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R/C Tech Forums Thread Wiki: Official Team Associated B6 & B6D thread
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Welcome to the B6 Wiki!

Quick links to all the sections on the first page!

Frequently asked questions - the most common questions you may have answered here!

Aftermarket Parts - parts for the B6 and B6D

Tech Tutorials- tuning guides, ball diff and shock building videos and tutorials

How to's and build-specific posts

Team Associated Laydown transmission conversion for B6D:
Laydown conversion

Instruction Manuals:

B6: B6 Manual and setup sheets

B6D: B6D Manual and setup sheets

How to Sand and Seal carbon fiber:
Sanding and sealing carbon fiber
Sanding and sealing carbon fiber 2
Sanding and sealing carbon fiber 3
Sanding and sealing carbon fiber 4

Charts for Quick reference:

















1) put inner bearing in hub
2) slide large shim over axle all the way up to the back of the axle
3) slide axle/bone into hub carrier
4) slide small shim onto axle through hub carrier
5) push outter bearing into hub carrier

using that i'm able to put my normal male silverback gorilla wheel nut tightening job and there's no binding. in the pictures that come with the shims (the pic socket posted) it seems like they want you to slide both shims onto the axle before sliding the axle into the hub carrier and like i said, that doesn't work.



I've traditionally done the diff screw head on the left side (driver's side), but have since switched to the Right side (passenger side) regardless of transmission type (3 gear RM vs 3 gear MM and 4 gear MM).

Kdub (Kurt Wenger, former AE designer) had this to say on the matter:

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Originally Posted by kdub View Post
I think I count as an authority on the matter. I always run my diff screw on the right side (when sitting "inside" the car). I take off the tire and pull the outer hinge pin to get to the adjustment screw.

The right rear is the way the AE manuals state (or used to state). It really shouldn't matter since you go around turns both left and right.
B6D 3-gear:

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Old 10-27-2016, 10:28 AM   #4036
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But what side was the ball diff hex on when these breakages occurred?

Hahaha that just made my day!
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Old 10-27-2016, 10:48 AM   #4037
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But what side was the ball diff hex on when these breakages occurred?

the hex adds extra weight to that one side therefore puts additional stress on the tower of that side. Best thing to do is put a 10g weight opposite of the diff screw head to balance and spread the load equally across the tower.
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Old 10-27-2016, 01:41 PM   #4038
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I just bought a B6D today and have a question about an aftermarket part. Does the Exotek Direct Spur mount make that big of a difference as opposed to what is in the Team Kit?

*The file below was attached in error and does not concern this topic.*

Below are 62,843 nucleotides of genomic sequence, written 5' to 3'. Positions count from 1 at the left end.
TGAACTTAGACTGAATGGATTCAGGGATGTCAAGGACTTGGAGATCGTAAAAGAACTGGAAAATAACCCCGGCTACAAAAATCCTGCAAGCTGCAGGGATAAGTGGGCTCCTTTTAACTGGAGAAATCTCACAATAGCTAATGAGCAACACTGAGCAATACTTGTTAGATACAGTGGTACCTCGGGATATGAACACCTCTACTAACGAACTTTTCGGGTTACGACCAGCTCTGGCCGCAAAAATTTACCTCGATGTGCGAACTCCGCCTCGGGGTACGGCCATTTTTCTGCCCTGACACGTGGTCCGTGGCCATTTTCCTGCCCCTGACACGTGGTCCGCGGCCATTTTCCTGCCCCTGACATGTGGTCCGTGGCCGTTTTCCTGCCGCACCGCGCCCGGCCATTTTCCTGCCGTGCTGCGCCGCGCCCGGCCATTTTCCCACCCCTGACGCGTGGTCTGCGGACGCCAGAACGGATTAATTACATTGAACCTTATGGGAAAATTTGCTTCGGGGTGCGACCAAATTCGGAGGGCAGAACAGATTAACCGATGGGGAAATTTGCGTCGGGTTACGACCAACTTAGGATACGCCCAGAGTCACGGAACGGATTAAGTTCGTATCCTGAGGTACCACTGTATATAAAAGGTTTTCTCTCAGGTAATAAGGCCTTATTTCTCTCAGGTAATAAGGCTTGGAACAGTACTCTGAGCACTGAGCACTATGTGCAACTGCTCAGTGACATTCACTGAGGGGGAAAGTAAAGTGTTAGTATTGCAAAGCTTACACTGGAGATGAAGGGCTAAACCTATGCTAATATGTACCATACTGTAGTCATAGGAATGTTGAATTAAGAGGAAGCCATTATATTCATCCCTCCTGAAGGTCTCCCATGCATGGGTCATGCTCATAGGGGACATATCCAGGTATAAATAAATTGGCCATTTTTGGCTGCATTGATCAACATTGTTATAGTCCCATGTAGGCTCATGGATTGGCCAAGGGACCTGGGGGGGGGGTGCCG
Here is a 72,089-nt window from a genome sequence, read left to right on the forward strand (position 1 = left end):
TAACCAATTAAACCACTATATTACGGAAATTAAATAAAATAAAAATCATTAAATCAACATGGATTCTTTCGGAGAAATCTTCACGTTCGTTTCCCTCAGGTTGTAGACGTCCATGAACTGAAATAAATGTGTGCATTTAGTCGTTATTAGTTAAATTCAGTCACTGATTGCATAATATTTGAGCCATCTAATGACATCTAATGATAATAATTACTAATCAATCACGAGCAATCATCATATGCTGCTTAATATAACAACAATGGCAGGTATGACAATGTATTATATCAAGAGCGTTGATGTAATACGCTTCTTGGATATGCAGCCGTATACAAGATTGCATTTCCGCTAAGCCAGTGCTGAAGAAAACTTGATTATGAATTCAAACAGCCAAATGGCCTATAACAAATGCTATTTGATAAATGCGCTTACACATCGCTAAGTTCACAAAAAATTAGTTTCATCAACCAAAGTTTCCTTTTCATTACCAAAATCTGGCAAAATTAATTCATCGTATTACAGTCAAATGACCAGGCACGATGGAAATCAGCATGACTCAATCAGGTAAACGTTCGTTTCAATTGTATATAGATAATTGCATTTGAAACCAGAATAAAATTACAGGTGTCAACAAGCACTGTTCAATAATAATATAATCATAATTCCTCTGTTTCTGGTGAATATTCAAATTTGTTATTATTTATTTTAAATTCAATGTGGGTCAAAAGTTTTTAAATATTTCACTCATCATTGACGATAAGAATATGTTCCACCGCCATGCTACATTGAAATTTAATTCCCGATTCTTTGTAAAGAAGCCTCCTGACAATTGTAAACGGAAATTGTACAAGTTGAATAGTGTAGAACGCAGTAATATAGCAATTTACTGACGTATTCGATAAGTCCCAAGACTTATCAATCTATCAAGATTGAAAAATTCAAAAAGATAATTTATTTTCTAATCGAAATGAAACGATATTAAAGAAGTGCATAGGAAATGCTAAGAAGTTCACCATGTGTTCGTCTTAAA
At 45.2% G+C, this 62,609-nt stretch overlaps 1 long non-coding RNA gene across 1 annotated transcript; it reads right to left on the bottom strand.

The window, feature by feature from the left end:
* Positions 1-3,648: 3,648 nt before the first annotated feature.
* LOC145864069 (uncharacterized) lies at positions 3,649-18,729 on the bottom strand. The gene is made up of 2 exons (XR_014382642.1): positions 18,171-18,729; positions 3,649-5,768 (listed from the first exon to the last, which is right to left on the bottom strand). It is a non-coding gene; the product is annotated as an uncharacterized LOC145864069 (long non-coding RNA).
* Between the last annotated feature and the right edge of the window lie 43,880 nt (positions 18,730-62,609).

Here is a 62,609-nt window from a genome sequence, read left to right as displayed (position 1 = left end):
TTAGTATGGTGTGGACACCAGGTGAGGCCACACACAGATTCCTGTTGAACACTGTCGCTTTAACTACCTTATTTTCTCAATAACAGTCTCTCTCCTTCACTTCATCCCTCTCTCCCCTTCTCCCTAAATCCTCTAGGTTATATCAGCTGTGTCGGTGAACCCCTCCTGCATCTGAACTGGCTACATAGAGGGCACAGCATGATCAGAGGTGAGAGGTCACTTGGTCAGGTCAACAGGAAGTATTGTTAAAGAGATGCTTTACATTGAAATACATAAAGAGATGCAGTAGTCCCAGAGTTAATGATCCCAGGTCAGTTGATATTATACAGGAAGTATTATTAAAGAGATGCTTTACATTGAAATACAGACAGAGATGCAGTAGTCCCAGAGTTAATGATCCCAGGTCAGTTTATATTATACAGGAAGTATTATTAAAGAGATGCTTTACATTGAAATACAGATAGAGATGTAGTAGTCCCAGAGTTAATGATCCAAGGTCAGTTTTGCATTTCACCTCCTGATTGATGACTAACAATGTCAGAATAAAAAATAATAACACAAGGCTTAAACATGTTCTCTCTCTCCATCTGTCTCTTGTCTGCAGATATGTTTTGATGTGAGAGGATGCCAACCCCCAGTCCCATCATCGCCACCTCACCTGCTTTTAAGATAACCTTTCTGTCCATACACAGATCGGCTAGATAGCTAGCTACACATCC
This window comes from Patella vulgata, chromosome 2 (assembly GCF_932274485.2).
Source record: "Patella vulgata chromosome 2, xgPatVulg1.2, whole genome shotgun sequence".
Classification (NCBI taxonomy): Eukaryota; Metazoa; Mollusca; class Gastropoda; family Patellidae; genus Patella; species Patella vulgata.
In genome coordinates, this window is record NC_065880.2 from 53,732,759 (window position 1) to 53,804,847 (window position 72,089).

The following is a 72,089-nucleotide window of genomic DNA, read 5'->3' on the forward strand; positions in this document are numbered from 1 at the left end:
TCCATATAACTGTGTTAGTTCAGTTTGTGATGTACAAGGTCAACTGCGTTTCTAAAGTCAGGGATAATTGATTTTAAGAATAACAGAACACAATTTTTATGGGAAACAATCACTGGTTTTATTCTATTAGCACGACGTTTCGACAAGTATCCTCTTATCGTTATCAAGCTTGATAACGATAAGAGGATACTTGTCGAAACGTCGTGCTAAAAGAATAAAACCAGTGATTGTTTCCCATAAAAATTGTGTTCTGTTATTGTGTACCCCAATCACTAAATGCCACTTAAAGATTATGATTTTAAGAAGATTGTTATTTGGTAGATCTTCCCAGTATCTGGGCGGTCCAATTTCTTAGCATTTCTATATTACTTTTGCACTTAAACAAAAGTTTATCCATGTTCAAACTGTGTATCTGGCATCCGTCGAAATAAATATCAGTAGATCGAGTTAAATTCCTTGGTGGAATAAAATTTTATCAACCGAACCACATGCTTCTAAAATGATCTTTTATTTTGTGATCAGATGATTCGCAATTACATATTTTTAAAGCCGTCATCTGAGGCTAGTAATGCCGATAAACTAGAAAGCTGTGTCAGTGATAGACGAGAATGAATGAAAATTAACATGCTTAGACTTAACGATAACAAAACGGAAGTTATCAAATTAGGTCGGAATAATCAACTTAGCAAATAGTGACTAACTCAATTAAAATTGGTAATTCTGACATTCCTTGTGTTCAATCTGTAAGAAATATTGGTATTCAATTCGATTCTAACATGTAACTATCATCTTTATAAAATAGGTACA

Thanks,

Kevin
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Old 10-27-2016, 01:43 PM   #4039
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Originally Posted by Kev1966 View Post
I just bought a B6D today and have a question about an aftermarket part. Does the Exotek Direct Spur mount make that big of a difference as opposed to what is in the Team Kit?

Thanks,

Kevin
It gets rid of the slipper and should only really be used in 17.5 classes when racing on tracks with med-high traction.
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Old 10-27-2016, 01:50 PM   #4040
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It gets rid of the slipper and should only really be used in 17.5 classes when racing on tracks with med-high traction.
Great, thanks Matt!!
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Old 10-27-2016, 03:25 PM   #4041
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Originally Posted by Jmuck69 View Post
the hex adds extra weight to that one side therefore puts additional stress on the tower of that side. Best thing to do is put a 10g weight opposite of the diff screw head to balance and spread the load equally across the tower.
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Old 10-27-2016, 03:39 PM   #4042
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i have took my slipper lock out off even on high bite. maybe if ur track dont have a lot of 180's it might be ok but with my monster trinity hp seems to break loose with a slipper delete. spend that 12 bucks on some tires.
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Old 10-27-2016, 03:43 PM   #4043
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More likely to "break loose" with no slipper regardless of motor...
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Old 10-27-2016, 04:06 PM   #4044